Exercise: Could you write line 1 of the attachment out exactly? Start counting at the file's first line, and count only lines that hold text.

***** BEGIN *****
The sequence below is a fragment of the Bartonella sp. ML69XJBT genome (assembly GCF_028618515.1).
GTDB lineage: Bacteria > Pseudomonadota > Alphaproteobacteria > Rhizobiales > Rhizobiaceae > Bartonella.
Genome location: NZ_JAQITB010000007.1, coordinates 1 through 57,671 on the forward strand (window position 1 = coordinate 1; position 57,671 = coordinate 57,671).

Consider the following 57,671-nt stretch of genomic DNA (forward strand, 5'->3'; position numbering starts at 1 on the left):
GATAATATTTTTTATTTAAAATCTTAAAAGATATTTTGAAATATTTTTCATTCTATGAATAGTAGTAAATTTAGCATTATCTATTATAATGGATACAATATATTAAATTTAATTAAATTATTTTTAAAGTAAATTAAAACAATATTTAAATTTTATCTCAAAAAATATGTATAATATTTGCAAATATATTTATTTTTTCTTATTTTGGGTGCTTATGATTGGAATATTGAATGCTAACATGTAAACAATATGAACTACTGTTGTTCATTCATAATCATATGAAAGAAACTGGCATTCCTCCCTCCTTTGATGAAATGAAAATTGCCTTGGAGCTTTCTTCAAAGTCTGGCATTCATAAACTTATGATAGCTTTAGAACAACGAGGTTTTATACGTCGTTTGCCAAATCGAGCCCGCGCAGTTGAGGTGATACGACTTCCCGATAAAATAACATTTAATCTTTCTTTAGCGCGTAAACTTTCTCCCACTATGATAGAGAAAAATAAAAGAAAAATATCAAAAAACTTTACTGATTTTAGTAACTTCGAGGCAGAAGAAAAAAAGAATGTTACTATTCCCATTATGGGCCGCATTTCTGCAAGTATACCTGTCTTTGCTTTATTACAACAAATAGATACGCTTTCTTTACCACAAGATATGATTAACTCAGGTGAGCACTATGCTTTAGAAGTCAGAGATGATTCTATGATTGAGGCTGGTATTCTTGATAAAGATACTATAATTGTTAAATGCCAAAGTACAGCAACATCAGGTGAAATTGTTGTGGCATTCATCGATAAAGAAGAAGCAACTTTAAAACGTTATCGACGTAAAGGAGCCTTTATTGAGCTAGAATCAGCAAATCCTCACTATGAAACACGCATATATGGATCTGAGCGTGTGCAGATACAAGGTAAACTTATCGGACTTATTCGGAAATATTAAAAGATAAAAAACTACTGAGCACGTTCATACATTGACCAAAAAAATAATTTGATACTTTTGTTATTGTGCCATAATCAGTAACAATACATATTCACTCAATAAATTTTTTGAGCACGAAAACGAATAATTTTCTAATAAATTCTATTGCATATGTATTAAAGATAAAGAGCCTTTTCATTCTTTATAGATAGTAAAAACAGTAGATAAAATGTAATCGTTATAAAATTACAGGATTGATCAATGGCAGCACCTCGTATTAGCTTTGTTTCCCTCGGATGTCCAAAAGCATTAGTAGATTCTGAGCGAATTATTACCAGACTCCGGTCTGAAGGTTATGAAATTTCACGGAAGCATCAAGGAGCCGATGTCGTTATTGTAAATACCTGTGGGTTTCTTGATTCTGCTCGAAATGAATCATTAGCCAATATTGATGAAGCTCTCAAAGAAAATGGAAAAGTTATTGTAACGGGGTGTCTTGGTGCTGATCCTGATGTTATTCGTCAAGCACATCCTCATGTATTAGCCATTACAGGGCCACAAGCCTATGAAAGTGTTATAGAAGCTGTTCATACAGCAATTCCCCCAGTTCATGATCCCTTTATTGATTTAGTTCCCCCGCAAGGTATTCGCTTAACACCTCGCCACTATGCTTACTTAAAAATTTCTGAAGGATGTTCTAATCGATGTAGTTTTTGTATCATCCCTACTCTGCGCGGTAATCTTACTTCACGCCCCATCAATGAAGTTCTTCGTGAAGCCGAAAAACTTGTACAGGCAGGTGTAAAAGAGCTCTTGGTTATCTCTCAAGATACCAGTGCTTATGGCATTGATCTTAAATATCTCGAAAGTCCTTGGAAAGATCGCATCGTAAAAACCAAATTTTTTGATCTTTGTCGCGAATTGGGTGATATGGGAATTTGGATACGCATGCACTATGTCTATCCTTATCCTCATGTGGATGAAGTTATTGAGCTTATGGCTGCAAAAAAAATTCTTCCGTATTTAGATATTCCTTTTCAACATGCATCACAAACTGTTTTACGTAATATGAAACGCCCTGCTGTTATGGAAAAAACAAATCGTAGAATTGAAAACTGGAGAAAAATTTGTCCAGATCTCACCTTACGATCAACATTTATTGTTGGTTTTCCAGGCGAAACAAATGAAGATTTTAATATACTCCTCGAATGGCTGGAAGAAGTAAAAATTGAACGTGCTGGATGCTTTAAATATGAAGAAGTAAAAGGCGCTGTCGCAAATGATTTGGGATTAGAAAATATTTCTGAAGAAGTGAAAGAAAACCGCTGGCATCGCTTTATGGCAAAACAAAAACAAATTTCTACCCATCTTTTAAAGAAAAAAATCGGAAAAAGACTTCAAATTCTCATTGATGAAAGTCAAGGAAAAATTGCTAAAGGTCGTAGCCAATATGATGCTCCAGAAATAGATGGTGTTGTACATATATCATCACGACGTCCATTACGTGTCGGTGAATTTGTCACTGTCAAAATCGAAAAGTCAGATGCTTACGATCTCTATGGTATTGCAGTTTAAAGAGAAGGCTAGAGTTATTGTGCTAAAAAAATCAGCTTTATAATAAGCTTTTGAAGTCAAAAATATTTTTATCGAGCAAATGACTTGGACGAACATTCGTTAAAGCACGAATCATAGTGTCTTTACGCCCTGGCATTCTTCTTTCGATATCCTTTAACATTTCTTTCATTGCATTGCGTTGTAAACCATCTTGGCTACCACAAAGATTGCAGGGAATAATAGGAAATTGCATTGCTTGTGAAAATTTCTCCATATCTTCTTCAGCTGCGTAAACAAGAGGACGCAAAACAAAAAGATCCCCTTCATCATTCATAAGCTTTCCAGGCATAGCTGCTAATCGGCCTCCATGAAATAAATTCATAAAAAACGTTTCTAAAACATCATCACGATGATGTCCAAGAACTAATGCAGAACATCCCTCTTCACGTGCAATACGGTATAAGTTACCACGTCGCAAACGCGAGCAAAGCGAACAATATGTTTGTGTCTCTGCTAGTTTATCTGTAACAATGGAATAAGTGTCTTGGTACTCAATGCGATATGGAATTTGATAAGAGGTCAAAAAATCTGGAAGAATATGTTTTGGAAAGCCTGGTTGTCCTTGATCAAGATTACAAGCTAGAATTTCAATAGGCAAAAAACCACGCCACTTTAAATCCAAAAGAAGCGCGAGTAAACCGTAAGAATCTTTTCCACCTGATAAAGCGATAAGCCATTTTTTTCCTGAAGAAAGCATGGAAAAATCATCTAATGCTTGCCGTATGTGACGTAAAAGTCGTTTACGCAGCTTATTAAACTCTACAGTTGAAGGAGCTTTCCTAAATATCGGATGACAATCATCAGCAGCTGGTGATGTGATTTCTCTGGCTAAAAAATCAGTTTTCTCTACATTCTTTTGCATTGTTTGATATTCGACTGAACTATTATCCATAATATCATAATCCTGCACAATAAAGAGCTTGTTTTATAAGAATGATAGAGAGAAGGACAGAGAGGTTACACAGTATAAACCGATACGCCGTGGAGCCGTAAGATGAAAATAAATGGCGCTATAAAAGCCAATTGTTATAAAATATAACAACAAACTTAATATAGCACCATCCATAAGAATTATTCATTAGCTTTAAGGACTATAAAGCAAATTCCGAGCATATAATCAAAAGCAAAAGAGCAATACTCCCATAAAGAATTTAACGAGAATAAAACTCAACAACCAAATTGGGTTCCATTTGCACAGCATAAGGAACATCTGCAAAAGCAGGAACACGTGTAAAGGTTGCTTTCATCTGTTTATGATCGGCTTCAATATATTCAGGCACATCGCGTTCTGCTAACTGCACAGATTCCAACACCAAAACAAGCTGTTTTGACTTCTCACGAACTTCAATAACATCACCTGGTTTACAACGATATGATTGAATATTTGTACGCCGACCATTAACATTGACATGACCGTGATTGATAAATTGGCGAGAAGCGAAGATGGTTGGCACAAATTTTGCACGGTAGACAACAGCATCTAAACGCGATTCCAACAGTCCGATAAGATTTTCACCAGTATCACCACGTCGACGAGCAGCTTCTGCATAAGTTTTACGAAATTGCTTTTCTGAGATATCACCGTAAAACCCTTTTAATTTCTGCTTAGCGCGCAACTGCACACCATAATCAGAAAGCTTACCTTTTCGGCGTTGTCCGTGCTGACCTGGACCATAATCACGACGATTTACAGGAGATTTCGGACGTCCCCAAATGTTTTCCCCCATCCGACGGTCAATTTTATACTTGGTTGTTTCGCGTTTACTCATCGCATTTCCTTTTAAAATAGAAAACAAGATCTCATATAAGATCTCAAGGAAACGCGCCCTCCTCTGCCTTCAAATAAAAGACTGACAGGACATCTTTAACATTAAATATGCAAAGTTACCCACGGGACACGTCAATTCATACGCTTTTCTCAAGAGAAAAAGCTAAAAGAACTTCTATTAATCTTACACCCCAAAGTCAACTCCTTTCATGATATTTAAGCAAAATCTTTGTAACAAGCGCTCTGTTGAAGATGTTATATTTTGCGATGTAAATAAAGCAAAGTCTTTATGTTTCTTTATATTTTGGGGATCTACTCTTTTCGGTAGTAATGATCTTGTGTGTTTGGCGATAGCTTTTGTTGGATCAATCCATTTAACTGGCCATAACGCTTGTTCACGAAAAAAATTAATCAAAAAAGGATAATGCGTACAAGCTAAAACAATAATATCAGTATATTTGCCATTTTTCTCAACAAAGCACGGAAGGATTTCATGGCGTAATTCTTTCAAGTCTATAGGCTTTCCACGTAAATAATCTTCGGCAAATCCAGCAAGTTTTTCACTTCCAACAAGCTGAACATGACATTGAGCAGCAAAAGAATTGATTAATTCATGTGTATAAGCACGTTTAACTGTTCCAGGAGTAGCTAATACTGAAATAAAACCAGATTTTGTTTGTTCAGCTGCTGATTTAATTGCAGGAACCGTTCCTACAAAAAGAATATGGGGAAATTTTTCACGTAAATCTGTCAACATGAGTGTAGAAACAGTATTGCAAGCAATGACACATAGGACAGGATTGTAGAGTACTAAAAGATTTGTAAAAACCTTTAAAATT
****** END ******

The sequence below is a fragment of the Bartonella sp. ML69XJBT genome (assembly GCF_028618515.1).